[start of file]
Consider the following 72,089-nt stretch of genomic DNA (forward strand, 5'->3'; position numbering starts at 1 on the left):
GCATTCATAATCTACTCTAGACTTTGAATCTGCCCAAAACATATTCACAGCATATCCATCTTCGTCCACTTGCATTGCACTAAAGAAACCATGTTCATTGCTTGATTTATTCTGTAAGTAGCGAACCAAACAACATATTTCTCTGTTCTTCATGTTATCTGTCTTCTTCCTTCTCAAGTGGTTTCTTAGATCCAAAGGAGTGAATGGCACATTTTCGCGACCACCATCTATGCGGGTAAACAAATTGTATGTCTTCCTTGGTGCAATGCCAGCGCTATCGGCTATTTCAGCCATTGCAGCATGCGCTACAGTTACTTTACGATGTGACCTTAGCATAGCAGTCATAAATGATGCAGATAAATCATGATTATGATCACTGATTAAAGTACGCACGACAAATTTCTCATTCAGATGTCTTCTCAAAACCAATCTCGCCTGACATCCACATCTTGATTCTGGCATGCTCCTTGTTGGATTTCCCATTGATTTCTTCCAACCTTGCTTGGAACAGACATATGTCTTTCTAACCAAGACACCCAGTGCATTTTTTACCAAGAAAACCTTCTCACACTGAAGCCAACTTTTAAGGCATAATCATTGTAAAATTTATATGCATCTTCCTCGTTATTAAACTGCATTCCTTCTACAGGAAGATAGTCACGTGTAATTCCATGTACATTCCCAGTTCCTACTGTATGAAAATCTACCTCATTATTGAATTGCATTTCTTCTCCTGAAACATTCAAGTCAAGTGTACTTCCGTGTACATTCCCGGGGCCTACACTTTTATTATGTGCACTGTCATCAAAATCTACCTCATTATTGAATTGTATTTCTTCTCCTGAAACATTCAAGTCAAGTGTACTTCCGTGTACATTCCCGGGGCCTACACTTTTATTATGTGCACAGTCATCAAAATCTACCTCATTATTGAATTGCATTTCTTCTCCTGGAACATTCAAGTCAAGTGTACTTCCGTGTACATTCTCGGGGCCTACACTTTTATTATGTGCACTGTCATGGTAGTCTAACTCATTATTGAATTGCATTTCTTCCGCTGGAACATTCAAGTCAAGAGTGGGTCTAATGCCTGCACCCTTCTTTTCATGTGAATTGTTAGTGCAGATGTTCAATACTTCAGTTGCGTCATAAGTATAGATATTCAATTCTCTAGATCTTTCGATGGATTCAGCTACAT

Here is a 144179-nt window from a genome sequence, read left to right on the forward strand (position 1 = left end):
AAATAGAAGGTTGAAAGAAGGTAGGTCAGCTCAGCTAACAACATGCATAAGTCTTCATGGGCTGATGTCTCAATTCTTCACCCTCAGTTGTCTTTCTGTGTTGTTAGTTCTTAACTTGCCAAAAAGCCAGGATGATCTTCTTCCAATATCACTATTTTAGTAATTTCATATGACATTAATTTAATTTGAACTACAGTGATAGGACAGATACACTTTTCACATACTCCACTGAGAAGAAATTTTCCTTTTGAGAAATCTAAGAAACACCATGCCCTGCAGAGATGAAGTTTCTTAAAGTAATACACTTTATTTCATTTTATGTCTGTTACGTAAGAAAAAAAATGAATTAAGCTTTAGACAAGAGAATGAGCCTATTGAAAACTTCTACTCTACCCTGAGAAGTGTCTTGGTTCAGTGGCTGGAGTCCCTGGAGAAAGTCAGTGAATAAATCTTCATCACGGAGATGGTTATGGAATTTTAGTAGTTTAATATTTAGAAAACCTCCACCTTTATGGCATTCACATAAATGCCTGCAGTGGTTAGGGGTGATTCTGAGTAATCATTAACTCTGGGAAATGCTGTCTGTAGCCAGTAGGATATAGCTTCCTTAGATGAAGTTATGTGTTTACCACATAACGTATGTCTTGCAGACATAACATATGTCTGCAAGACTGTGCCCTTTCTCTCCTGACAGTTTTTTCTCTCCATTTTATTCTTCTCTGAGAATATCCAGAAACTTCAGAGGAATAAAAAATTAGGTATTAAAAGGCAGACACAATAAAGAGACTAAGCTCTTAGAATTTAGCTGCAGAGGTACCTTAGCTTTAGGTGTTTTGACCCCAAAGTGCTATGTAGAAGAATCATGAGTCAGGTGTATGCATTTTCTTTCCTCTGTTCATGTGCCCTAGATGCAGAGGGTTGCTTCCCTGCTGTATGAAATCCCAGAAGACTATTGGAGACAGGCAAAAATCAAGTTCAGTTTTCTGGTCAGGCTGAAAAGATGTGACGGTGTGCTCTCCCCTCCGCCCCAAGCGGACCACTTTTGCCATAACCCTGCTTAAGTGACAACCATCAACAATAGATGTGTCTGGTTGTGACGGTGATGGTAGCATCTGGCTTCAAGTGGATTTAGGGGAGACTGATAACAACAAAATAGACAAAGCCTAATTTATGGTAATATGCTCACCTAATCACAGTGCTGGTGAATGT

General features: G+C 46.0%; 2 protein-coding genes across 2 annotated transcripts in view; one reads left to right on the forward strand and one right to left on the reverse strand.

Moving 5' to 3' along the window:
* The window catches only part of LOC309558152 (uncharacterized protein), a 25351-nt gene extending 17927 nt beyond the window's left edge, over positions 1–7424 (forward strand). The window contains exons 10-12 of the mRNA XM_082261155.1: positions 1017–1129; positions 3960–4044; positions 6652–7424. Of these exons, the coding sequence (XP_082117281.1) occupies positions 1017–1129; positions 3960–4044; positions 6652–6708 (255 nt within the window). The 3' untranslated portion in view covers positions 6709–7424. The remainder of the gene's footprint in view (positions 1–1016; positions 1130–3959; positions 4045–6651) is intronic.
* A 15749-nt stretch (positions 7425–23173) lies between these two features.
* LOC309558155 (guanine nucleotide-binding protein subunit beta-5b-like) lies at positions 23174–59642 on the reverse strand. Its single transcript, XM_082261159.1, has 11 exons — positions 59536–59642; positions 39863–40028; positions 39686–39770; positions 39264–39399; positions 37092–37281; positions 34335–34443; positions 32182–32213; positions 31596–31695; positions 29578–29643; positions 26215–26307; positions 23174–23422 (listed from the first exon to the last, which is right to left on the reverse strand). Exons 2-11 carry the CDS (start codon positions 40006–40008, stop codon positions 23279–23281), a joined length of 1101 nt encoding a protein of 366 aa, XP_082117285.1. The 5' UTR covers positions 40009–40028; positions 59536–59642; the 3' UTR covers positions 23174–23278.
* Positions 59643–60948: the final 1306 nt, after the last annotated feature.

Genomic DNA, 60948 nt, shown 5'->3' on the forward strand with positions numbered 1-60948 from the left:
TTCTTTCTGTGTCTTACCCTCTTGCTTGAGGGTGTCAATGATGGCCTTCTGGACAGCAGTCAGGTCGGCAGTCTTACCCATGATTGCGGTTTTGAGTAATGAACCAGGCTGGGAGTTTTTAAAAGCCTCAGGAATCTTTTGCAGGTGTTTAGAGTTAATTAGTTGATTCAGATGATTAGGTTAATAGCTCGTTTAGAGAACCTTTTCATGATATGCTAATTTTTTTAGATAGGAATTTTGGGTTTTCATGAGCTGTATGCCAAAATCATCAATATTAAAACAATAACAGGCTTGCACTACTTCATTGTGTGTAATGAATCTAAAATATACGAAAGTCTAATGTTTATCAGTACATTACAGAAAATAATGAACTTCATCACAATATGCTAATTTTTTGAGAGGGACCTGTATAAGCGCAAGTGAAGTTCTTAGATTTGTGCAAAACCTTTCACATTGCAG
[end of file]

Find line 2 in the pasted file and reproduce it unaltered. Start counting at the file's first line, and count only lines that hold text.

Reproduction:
GCATTCATAATCTACTCTAGACTTTGAATCTGCCCAAAACATATTCACAGCATATCCATCTTCGTCCACTTGCATTGCACTAAAGAAACCATGTTCATTGCTTGATTTATTCTGTAAGTAGCGAACCAAACAACATATTTCTCTGTTCTTCATGTTATCTGTCTTCTTCCTTCTCAAGTGGTTTCTTAGATCCAAAGGAGTGAATGGCACATTTTCGCGACCACCATCTATGCGGGTAAACAAATTGTATGTCTTCCTTGGTGCAATGCCAGCGCTATCGGCTATTTCAGCCATTGCAGCATGCGCTACAGTTACTTTACGATGTGACCTTAGCATAGCAGTCATAAATGATGCAGATAAATCATGATTATGATCACTGATTAAAGTACGCACGACAAATTTCTCATTCAGATGTCTTCTCAAAACCAATCTCGCCTGACATCCACATCTTGATTCTGGCATGCTCCTTGTTGGATTTCCCATTGATTTCTTCCAACCTTGCTTGGAACAGACATATGTCTTTCTAACCAAGACACCCAGTGCATTTTTTACCAAGAAAACCTTCTCACACTGAAGCCAACTTTTAAGGCATAATCATTGTAAAATTTATATGCATCTTCCTCGTTATTAAACTGCATTCCTTCTACAGGAAGATAGTCACGTGTAATTCCATGTACATTCCCAGTTCCTACTGTATGAAAATCTACCTCATTATTGAATTGCATTTCTTCTCCTGAAACATTCAAGTCAAGTGTACTTCCGTGTACATTCCCGGGGCCTACACTTTTATTATGTGCACTGTCATCAAAATCTACCTCATTATTGAATTGTATTTCTTCTCCTGAAACATTCAAGTCAAGTGTACTTCCGTGTACATTCCCGGGGCCTACACTTTTATTATGTGCACAGTCATCAAAATCTACCTCATTATTGAATTGCATTTCTTCTCCTGGAACATTCAAGTCAAGTGTACTTCCGTGTACATTCTCGGGGCCTACACTTTTATTATGTGCACTGTCATGGTAGTCTAACTCATTATTGAATTGCATTTCTTCCGCTGGAACATTCAAGTCAAGAGTGGGTCTAATGCCTGCACCCTTCTTTTCATGTGAATTGTTAGTGCAGATGTTCAATACTTCAGTTGCGTCATAAGTATAGATATTCAATTCTCTAGATCTTTCGATGGATTCAGCTACAT